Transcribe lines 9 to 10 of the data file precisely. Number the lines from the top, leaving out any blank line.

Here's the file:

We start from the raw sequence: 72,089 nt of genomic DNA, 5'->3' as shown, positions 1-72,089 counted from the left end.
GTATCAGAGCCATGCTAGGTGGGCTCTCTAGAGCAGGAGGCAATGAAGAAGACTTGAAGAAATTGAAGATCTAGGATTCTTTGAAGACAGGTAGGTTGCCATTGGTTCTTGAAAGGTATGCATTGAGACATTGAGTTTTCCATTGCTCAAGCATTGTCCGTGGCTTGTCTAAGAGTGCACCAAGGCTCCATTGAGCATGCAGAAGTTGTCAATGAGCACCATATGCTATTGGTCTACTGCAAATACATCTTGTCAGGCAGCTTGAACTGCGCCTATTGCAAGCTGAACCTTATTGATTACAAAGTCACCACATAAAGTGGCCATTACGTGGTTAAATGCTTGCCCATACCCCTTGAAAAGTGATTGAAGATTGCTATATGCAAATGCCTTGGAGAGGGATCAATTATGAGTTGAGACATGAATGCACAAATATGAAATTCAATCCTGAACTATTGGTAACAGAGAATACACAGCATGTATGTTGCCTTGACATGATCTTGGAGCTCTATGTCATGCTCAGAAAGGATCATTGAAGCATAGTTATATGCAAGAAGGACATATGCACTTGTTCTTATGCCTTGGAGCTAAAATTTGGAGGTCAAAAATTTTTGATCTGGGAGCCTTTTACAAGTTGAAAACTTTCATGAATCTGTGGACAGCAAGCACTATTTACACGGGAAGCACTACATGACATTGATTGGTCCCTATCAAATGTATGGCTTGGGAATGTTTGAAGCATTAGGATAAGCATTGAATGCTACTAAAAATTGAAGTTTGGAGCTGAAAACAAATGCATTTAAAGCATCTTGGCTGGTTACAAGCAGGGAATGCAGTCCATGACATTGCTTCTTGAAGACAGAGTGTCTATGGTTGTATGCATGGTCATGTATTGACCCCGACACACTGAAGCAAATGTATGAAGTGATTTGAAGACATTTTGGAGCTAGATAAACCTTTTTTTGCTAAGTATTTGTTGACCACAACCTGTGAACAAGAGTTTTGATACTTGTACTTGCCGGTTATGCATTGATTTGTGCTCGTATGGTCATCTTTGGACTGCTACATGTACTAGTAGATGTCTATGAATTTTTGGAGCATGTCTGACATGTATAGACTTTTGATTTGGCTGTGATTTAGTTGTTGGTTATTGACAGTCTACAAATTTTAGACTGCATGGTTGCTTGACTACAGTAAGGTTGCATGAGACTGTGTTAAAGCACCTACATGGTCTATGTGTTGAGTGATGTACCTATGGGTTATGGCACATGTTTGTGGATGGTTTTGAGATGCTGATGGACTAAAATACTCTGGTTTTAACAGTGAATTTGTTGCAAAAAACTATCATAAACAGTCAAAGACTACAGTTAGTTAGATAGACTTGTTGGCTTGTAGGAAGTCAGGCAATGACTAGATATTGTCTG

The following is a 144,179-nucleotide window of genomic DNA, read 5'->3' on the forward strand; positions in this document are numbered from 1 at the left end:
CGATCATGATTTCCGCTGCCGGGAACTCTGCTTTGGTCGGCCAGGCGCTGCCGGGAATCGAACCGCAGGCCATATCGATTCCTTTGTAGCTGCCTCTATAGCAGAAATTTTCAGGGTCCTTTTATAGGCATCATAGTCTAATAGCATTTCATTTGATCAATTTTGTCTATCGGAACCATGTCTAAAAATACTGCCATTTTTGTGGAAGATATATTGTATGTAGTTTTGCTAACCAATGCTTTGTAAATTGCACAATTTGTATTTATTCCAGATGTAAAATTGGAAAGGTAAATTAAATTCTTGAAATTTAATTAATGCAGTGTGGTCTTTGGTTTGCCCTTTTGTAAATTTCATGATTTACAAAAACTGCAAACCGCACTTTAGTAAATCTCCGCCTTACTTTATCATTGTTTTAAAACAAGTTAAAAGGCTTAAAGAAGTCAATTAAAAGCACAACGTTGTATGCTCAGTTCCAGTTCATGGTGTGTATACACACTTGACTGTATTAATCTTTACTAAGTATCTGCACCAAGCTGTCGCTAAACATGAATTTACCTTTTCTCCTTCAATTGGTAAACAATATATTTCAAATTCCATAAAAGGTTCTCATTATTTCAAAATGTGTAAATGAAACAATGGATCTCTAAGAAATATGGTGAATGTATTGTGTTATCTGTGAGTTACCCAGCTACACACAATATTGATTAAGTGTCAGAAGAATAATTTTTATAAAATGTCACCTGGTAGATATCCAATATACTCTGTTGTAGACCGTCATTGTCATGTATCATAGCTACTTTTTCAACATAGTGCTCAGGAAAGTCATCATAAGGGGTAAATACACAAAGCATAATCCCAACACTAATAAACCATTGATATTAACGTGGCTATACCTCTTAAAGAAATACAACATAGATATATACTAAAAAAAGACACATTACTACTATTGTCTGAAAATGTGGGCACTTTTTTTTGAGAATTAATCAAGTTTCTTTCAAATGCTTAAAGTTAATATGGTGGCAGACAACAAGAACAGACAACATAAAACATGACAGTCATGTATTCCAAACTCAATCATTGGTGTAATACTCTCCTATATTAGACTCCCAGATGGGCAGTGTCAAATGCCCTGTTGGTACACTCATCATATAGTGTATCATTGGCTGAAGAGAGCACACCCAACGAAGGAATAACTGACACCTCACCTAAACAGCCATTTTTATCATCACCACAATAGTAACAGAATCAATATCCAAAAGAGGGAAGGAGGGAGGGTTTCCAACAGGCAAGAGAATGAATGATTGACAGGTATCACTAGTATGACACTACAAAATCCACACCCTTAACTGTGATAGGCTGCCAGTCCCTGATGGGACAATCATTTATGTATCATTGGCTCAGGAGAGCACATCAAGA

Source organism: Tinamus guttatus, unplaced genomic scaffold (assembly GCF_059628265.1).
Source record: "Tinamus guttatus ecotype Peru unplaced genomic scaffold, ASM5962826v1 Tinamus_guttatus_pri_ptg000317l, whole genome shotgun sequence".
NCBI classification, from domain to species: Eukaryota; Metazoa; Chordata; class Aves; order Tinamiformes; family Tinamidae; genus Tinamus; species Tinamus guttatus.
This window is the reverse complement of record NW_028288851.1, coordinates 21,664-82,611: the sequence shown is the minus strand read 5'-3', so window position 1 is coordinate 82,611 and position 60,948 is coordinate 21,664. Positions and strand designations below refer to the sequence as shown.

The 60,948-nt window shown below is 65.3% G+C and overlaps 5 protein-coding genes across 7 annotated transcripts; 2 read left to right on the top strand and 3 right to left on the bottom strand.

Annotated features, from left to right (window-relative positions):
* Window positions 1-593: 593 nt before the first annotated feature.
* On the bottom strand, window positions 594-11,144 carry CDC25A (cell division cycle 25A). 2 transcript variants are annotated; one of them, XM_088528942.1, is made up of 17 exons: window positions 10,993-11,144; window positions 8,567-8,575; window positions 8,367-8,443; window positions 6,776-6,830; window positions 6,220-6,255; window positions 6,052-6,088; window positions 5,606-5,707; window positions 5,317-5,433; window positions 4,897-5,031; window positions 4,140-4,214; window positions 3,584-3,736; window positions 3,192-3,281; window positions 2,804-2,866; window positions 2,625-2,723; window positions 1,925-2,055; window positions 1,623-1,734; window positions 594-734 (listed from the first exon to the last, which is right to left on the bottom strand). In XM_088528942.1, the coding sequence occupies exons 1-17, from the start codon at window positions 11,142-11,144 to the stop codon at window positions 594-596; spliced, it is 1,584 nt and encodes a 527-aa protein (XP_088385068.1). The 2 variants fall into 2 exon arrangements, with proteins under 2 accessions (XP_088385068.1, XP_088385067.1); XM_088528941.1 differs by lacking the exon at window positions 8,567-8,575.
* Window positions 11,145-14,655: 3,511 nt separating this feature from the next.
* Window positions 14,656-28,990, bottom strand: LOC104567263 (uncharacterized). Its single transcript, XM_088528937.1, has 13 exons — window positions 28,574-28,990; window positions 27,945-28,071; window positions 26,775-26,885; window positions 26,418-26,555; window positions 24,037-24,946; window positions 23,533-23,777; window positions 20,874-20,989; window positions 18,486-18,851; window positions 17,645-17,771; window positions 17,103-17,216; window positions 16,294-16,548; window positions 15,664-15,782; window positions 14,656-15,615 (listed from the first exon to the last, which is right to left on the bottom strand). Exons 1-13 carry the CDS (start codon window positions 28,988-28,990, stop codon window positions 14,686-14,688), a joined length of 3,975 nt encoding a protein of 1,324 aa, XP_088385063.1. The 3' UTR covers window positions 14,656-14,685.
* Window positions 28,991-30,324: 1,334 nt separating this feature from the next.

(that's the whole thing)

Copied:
The 60,948-nt window shown below is 65.3% G+C and overlaps 5 protein-coding genes across 7 annotated transcripts; 2 read left to right on the top strand and 3 right to left on the bottom strand.

Annotated features, from left to right (window-relative positions):